Béatrice Piquer-Durand, VP Marketing Ipanema Technologies
Since the economic crash of 2008 the financial services sector has been facing the dual challenges of reduced revenues and increased costs. As the market gradually recovers, the need for greater efficiency has led the sector to seek new ways to diminish spend and improve productivity. Increasingly management is turning to IT solutions as a means of achieving these goals.
It is because of this that cloud-based services such as Microsoft Lync and Office 365 have been so eagerly adopted by the financial sector. Unified communications promises to enable collaboration and employee mobility across even the largest organisations, reducing business travel expenditure through the use of tools such as video conferencing.
The challenges of unified communications
When working at optimal efficiency, services like Microsoft Lync are certainly capable of delivering such benefits. However, too often the reality of the situation is that network infrastructures of many financial services organisations are ill-equipped to deal with the demands placed upon them by an enterprise-wide deployment of such bandwidth-heavy applications.
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With senior management chomping at the bit for any technology that promises to reduce operational costs, too little thought can be given as to whether the network infrastructure is capable to handle the increased strain. Applications end up not working as advertised, providing an inferior end-user experience and ultimately decreased user engagement. In order to guarantee the successful deployment of these applications, the IT department must be able to guarantee their performance, or else the cost-saving, productivity benefits the software was sold on will fail to materialise.
The agile, flexible network
Perhaps the most obvious tactic for guaranteeing the performance of these applications is to simply increase an organisation’s network bandwidth, and in the process ensure your infrastructure can handle the additional traffic. Whilst admittedly a viable option, and one that has been a common solution in the past, any CIO will tell you that extra bandwidth, particularly for a large-scale, global network, is a pricey endeavour to say the least. This is especially so when such a network lies across multiple sites, and based upon a hybrid mix of Internet and MPLS. When the ultimate goal is to reduce expenditure, one would have to take a long, hard look at the cost to projected savings ratio and decide whether the investment would likely see returns in good time.
Modern network infrastructure has to be thought of not in terms of scale, but optimisation and prioritisation. By providing the CIO and IT managers with visibility over the traffic flow of the network and the bandwidth usage on a granular, app-by-app level, an agile infrastructure capable of adapting for an organisation’s particular business goals can be created.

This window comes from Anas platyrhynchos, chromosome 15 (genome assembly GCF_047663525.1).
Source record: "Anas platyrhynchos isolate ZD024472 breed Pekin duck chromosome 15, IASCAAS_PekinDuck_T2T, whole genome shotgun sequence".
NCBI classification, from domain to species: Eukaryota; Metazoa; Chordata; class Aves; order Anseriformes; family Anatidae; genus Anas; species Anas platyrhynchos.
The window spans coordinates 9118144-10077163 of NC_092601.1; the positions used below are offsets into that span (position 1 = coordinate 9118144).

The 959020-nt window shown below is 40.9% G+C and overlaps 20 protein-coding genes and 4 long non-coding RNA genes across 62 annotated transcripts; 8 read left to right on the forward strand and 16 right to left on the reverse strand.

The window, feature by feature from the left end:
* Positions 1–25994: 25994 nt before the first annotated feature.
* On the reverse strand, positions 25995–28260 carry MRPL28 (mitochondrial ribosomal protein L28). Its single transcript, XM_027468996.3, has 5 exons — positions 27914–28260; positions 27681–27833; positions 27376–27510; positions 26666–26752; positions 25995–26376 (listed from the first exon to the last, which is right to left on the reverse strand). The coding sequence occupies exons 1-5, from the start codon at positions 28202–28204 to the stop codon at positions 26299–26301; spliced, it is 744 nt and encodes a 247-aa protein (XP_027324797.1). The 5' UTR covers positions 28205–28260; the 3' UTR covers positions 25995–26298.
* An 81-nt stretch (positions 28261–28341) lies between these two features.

The KBC example
Belgium-based banking and insurance group KBC, serving some 50,000 employees worldwide, is a prime example of a global financial services organisation that chose flexibility over scale. KBC recently embarked on the deployment of Microsoft Office 365 and Lync across the entire organization, with the goal of vastly reducing operational costs.
Bart Adriaensen, Head of Telecom and UC² eWorkplace, KBC Group, said at the time; “To support these new usages, we realised that we needed not only to look at the network, but also at the global IT infrastructure design. Our ambition is still to have the most efficient and flexible network of the financial sector in Belgium that supports the ever-changing needs of the business.
“Following the full roll-out, we calculated we would have over 15,000 users on Microsoft Lync, spread across our many branches and headquarters, so we couldn’t take the risk of employees not receiving get an optimum experience, otherwise usage would drop and the initial investment would not pay for itself.”
The end result
Through deployment of network optimisation solutions from Ipanema Technologies across 827 bank branches, KBC successfully deployed multiple unified communications solutions. Through guaranteeing consistent application performance levels and introducing a ‘bring your own device’ (BYOD) policy that allows employees to work from anywhere at any time, KBC ensured full end-user adoption of these new services and the cost-saving benefits that go hand-in-hand with them.
Microsoft Lync conferences have increased from 92 to 3700 a week, facilitating telecommunication cost savings due to 20 per cent less landline extensions on PBX. Through use of reliable video conferencing KBC reduced business travel by costs by an estimated 7 million kilometres, and the Lync deployment and BYOD policy has allowed 4,900 employees to be able to tele-work.
Such a deployment is admittedly no mean feat, but in doing so KBC not only cut costs in the short-term, but guaranteed that the network would be flexible enough to dynamically adapt to new business applications in the future.
Unified communications offer huge opportunities to any international organisation to improve productivity and collaboration, whilst reducing related costs. However, they are ultimately dependent on the end-user’s experience. For any deployment of such applications, particularly within the financial sector where a greater focus on efficiencies and expenditure is apparent, guaranteeing the performance of business-critical applications is crucial to the deployment success.